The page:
As Newport Beach Chamber of Commerce President Steve Rosansky pointed out, "Sometimes you have to be a little more relevant."

This is, after all, the town that replaced a '20s-era restaurant called The Arches with the trendier A Restaurant in 2008. Earlier this year, the city also lost The Ritz, long famous for the red-lipped waitresses in tuxedo shorts and men who filed in for martinis at lunch.

"Boy, you better follow change or you're going to be left behind," said Jane Rivera, one of two female members of the BBC's board of governors, who added, "The old men's club is gone."



The trick for a place steeped in tradition is figuring out what is essential to the core and what needs to be replaced. At one extreme, across the harbor, the nearly 100-year-old Newport Harbor Yacht Club has submitted applications to tear down and rebuild its aging facility with a new building that will look largely the same.

At the BBC, as it is affectionately known, input from members was taken closely into account at the outset of the re-do, Martin said. Together their feedback from focus groups and surveys totaled hundreds of pages. (A top complaint was the lack of bathrooms near the resort-side bar and restaurant.)

For members, the club is an extension of family and home. Rivera has a pool in her backyard. She could do her own home cooking. Instead, she says, her mantra has become, "Let's just go to the club."

Rivera's daughter was married at the Bay Club. Her grandchildren all grow up knowing their member number, she joked.

Before her son was 3 months old, Marsha Santry said, she and her husband joined the club so their son could have a social experience similar to what they had growing up.

Now 9 years old, he's participated in swim team and loves to slip into the harbor from the club's beloved water slide.

"It wasn't like going to some place that you were just visiting," she said. "It was going to some place that you were a part of."

The Santrys have appreciated the new friends, the family emphasis and what she called "clean-spirited feel." Still, they worried when membership seemed down during the recession. Sometimes her family made a point to eat there just to help keep the place in business.



The Balboa Bay Club has tried to reassert itself among residents before. In the early 1990s, the club proposed a $60-million renovation that included expansion of the structure to incorporate, among other things, 12 meeting rooms, a 450-person ballroom and — most notably — a 300-room hotel.

Although they were glad that the establishment on city land would open to the public, residents complained that the proposed building would block their views and create too much traffic, according to news reports at the time.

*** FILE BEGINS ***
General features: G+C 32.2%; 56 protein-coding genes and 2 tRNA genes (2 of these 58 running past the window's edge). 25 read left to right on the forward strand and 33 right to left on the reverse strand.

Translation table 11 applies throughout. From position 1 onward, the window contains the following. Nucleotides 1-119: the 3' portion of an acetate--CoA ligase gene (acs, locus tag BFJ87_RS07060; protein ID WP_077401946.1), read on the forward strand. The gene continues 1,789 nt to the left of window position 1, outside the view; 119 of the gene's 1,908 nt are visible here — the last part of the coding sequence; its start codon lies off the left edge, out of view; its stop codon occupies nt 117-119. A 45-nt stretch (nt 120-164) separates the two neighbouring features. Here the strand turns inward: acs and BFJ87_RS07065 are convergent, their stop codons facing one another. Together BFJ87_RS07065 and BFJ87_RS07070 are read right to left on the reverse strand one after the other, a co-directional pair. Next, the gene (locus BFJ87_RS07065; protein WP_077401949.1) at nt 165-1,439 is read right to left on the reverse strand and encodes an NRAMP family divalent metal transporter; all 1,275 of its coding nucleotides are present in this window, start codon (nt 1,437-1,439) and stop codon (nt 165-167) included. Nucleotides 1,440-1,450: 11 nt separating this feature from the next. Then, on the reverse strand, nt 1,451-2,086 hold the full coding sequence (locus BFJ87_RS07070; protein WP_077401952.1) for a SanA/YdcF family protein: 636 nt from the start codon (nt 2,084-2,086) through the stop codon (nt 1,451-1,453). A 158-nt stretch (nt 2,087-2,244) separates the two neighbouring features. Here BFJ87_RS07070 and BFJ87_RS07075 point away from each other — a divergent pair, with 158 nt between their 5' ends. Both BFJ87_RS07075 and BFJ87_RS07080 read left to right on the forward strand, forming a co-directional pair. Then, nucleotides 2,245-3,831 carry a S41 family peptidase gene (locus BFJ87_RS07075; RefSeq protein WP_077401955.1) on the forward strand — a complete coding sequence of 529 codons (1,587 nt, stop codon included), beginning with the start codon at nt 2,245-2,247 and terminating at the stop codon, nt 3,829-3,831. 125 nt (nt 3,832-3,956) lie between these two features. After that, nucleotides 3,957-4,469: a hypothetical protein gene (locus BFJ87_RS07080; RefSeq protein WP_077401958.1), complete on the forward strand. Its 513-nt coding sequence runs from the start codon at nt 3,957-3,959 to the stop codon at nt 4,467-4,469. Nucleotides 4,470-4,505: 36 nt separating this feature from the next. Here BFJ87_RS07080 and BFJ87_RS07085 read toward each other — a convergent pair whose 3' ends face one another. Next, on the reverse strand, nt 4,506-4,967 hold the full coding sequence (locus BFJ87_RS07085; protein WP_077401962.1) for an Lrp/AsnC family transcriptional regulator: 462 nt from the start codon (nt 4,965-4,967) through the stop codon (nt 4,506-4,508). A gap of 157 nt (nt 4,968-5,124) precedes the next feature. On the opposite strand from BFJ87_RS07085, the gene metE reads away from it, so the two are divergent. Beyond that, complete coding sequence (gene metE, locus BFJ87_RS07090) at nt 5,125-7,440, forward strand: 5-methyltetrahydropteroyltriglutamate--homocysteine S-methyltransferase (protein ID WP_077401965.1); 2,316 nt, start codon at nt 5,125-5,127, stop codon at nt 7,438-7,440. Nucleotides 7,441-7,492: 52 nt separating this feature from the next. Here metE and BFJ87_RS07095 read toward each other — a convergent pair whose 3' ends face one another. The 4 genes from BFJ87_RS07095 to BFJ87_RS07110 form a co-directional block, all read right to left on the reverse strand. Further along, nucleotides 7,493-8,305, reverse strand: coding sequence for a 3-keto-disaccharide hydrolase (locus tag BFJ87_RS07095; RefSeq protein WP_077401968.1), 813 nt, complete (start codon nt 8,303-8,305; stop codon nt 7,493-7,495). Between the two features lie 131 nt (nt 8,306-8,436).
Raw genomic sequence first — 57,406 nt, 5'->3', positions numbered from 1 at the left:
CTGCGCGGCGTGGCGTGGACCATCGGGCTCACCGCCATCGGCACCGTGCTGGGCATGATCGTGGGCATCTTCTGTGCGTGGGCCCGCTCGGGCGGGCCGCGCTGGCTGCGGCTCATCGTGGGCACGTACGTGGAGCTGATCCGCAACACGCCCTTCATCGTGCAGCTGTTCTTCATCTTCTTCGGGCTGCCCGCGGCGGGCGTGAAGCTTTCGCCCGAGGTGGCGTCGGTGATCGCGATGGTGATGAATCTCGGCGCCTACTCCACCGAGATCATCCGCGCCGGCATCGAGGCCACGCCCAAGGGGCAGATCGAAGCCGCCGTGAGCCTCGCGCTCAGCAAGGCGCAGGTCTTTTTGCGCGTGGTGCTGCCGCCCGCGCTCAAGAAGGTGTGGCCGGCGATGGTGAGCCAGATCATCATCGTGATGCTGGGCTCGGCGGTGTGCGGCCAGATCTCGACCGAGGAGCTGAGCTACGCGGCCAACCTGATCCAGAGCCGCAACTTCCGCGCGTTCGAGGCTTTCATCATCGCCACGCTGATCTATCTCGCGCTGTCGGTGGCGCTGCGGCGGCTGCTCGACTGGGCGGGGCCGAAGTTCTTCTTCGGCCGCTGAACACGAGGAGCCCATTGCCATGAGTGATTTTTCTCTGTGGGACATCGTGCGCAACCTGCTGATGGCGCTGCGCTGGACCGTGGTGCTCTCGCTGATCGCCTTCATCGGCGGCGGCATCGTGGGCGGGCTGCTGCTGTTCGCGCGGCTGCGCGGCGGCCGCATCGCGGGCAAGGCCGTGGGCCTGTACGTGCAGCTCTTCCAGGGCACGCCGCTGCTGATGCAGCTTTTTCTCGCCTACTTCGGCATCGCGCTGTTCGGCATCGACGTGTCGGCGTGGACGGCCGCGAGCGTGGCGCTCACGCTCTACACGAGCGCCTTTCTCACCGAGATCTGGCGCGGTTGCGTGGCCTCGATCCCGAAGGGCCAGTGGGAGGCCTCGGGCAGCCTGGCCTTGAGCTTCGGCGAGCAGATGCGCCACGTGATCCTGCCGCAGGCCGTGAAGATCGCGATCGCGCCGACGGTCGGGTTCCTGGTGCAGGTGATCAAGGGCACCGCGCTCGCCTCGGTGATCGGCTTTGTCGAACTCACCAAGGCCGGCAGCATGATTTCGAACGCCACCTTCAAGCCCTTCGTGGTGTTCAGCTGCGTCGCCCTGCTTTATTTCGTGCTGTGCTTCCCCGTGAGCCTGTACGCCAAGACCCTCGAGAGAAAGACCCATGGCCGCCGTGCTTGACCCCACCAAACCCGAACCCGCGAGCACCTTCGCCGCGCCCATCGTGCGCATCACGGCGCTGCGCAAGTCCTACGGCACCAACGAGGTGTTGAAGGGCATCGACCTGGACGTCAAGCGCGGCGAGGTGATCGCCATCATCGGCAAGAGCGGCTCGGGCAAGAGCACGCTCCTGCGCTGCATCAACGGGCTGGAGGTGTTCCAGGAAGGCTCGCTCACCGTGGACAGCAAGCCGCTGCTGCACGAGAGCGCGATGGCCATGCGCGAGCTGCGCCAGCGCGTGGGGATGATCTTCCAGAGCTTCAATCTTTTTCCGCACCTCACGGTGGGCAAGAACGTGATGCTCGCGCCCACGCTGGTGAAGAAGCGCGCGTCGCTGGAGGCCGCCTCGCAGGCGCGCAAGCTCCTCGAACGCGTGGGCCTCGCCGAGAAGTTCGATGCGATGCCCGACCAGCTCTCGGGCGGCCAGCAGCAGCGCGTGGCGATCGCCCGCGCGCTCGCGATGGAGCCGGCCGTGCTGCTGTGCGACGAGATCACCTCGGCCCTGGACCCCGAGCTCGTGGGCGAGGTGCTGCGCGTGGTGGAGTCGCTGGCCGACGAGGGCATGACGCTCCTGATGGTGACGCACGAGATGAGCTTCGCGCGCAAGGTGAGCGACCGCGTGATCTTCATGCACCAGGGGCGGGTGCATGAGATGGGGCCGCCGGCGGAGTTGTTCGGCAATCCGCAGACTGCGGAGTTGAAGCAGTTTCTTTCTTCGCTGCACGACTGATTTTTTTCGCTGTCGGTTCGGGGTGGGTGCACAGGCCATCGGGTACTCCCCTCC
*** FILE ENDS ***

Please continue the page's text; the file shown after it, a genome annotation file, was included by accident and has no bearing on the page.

The City Council voted down the proposal, a community survey was conducted, and an estimated $20-million to $30-million plan was put together instead. The scaled-back renovation was intended to increase the club's square footage, add gardens and impose a more contemporary look while still maintaining its mystique.

New hotel rooms were built, totaling 159 rooms today, allowing outsiders in for the first time — a fact Martin and his co-owners find to be little-known in the community.

This time around, they are doing their best to let everyone know they are welcome in the resort side. They removed a once intimidating guard shack and installed new "Balboa Bay Resort" logos outside the building's entry. A small white sign emerging from the exterior landscaping explicitly reads, "PUBLIC WELCOME."



Meanwhile, security for members is tighter than ever.

A key is required to get to the members-only pool and beach. The Members' Grill restaurant is still true to its name. As for the brand new gym equipment? Only members can tone their legs on the sparkling elliptical machines in the members' gym. (A separate gym exists for resort guests.)

They also have a slew of new events: Whereas old leadership worried over icing spilling on the carpet, cookie decorating is now allowed on occasion in the ballroom. For the kick-off burger bash, inflatable water slides were placed on the lawn, without trepidation over the pristine grass getting muddy.

"We weren't giving people what they wanted," said Trent, who has unleashed his creativity in updating the affairs.

Early in the morning Friday, Rivera will be arriving with her husband, children and grandchildren for the Fourth. The day will signify their 10th anniversary as members, and they will mark it with tug of war, water balloon tosses and a pie-eating contest — as they have every year since they joined.

Then out will come that cake, which — thanks to the crumpled frame — will be flat and rectangular this year, instead of round, but monstrous in size nonetheless.